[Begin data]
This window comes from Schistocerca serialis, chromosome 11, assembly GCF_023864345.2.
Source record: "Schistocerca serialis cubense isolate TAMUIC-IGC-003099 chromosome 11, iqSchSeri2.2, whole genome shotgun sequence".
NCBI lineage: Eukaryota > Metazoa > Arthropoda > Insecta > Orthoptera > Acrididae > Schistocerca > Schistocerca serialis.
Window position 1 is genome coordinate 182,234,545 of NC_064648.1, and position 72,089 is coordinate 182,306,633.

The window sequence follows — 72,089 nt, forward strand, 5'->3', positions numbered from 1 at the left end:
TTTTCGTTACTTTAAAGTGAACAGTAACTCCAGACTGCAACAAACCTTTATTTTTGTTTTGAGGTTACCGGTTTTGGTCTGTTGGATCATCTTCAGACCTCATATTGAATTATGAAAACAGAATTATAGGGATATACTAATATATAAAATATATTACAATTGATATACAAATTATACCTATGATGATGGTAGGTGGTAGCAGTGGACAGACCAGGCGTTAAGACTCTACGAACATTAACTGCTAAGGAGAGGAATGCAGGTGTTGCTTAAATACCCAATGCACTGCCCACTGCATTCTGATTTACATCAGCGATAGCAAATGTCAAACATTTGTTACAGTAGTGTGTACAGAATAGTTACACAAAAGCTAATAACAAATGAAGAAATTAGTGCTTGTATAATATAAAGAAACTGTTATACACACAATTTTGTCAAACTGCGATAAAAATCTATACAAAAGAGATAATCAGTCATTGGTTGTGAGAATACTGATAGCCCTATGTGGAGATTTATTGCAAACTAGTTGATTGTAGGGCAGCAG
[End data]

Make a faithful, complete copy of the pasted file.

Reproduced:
This window comes from Schistocerca serialis, chromosome 11, assembly GCF_023864345.2.
Source record: "Schistocerca serialis cubense isolate TAMUIC-IGC-003099 chromosome 11, iqSchSeri2.2, whole genome shotgun sequence".
NCBI lineage: Eukaryota > Metazoa > Arthropoda > Insecta > Orthoptera > Acrididae > Schistocerca > Schistocerca serialis.
Window position 1 is genome coordinate 182,234,545 of NC_064648.1, and position 72,089 is coordinate 182,306,633.

The window sequence follows — 72,089 nt, forward strand, 5'->3', positions numbered from 1 at the left end:
TTTTCGTTACTTTAAAGTGAACAGTAACTCCAGACTGCAACAAACCTTTATTTTTGTTTTGAGGTTACCGGTTTTGGTCTGTTGGATCATCTTCAGACCTCATATTGAATTATGAAAACAGAATTATAGGGATATACTAATATATAAAATATATTACAATTGATATACAAATTATACCTATGATGATGGTAGGTGGTAGCAGTGGACAGACCAGGCGTTAAGACTCTACGAACATTAACTGCTAAGGAGAGGAATGCAGGTGTTGCTTAAATACCCAATGCACTGCCCACTGCATTCTGATTTACATCAGCGATAGCAAATGTCAAACATTTGTTACAGTAGTGTGTACAGAATAGTTACACAAAAGCTAATAACAAATGAAGAAATTAGTGCTTGTATAATATAAAGAAACTGTTATACACACAATTTTGTCAAACTGCGATAAAAATCTATACAAAAGAGATAATCAGTCATTGGTTGTGAGAATACTGATAGCCCTATGTGGAGATTTATTGCAAACTAGTTGATTGTAGGGCAGCAG